Image: © Blanche Darbord
Author: Blanche Darbord
Forty stories. Only forty stories are below him. Really? From here, height falls down into a deep grey pit of concrete. Pedestrians walk below: a sea of people chattering by, waves streaming the sidewalks, indifferent. A little jump would be all it would take to join their carefree lives, albeit from the other side, the blissful side.
It should be so easy. It should be so simple. Just a little jump. A little is all it takes. And then, then his problems will no longer be.
Matthew Grant, old before his age, stares down at the sunlit street. How drastically a life can change with only one small jump, only one step and then the capitulation to gravity, a force no one can escape. How drastically life can end.
His sunken eyes – surrounded by cracked mines, caves of wrinkled worry – stare at the escape route. The escape route from shame, from the agony of a wasted life. Yes, the waste of it is what strikes him the most, choking his savor for life. How could he have been so foolish?
His frame swims in his suit; his white hair shivers in the breeze. Long fingers pry the window open. The air enters, carrying the cars’ tepid smoke. The sunshine hits his face then, his pale, yellow face behind which destiny is being played. Yet, the pieces have been set long ago. It is just a matter of time.
In fact, the first piece was put in place decades ago. It has been a long time. Too long perhaps, or too short. Always too short. Time’s mighty pendulum can strike with its robotic, unvarying beat; Mathew Grant knows that each passing second is never the same, each one of a varying length from the next and all ensuing dongs. How absurd humans are, wanting to measure the immeasurable, control the uncontrollable.
Time can decide to stand still, yet in our happiness it seldom lingers to offer more than a flash, a glimpse. And then, all is gone. All one has aspired to is gone. Gone… How ephemeral is success; how inane is hope.
No, really, jumping is the only option. If only he had had more time… But the books are closed now. Closed on a life’s work whose only recompense is to be dust and oblivion.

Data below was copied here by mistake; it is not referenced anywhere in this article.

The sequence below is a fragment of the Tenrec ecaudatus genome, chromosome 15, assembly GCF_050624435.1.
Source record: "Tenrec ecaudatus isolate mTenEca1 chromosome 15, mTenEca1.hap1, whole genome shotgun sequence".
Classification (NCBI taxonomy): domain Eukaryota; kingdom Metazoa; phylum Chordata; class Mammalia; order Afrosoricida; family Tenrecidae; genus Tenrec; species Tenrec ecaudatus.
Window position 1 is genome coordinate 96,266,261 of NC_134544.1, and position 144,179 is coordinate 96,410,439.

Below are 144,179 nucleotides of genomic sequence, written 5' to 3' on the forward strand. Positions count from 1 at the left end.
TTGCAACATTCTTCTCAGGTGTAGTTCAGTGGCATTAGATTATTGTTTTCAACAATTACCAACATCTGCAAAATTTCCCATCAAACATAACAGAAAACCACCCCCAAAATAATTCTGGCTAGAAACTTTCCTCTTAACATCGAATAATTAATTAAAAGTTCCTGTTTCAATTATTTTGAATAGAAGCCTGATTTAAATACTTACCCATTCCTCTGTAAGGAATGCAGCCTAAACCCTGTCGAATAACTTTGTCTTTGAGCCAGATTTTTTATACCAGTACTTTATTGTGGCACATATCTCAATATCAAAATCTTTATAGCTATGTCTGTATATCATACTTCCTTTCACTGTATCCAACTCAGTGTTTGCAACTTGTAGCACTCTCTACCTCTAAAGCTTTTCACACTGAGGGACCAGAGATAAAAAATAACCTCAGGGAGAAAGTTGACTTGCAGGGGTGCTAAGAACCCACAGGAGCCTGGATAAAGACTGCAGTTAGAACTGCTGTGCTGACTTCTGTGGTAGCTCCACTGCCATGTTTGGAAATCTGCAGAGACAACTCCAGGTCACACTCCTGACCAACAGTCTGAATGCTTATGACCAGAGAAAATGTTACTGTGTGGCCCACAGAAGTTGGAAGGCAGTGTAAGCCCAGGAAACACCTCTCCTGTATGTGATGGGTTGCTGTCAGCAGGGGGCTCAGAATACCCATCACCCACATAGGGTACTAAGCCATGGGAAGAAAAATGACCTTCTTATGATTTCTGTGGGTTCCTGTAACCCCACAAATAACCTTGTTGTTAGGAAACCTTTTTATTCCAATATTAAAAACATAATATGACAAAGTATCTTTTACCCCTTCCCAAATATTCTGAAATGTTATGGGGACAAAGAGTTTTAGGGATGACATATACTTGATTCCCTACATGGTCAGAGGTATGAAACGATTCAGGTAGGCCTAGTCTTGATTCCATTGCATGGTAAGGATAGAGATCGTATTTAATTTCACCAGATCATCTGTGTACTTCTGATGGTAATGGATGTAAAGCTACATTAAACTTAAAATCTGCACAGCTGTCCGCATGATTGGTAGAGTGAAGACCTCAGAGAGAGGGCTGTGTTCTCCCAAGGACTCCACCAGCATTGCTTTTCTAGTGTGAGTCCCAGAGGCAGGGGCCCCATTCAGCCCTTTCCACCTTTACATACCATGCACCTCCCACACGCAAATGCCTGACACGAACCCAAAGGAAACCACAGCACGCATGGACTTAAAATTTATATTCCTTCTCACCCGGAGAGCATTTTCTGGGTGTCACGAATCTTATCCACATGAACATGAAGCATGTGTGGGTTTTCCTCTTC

A lifetime ago, a young boy had stood at that window, looking up at the sky, contemplating its immensity and wishing to explain the world. Now, the round cheeks of bubbling dreams have been carved away by failures, by callous critics. As vultures, their talons have grasped his flesh, devoured the thick, round letters on manuscripts’ pages.
Over the years, Mathew Grant’s letters have become elongated, sharp on the ends as if to strike the prying eyes that would tear his writing apart; tear it as if it were impersonal, devoid of an author’s sentiments. The ink has run down the pages, the words have become acrimonious, tainted by the sourness of the author’s calligraphy.
And the hungry critics carried on, devouring his works, reducing them to the carcasses of what they were in his mind. The noble stories slouched in shameful defeat, their characters snuffed as their world dissolved into dust.
There is nothing left. Only various, nonsensical words deemed unworthy of honor; only towers of forgotten pages, the leaves shivering from an external breeze.
Strangers have ripped apart the author’s defenses, pecking away at his weary heart. His life was composed of dreams, which he had so laboriously put into words. Nothing remains besides the debris of delusions. Yet, even these are fading away. Inexorably.
His last manuscript has not even been deemed worthy of a reply. Of course, why waste the time to write out another negative response? Why waste the time on a pathetic author whose name will never be remembered? Life is too short for wasted words.
Mathew Grant shivers. His work is neglected, his words wasted. He looks down once more at the ground below. Only forty stories. Simple.
It is cold outside, cold like the presence of old stones.
A scream echoes on the street; a last word is pronounced and smashed on the stained pavement, shattering into wasted shards.
A phone rings within an abandoned apartment.
Dring! Dring! … …
Nobody picks up. The voicemail reverberates on empty walls.
“Good morning Mr. Grant. How are you doing? I have read your manuscript. It has taken me a long time, the writing being so rich. (A pause) Sir, you are a talented writer whose words will prevail long after your death. Let me assure you that it shall be published in no time. Wasn’t I right to tell you to keep writing? I’ve had every faith in you…”
Dong! The message is interrupted by the imposing sound of the clock tower striking the inevitable, passing hours. Twelve strikes. Midday.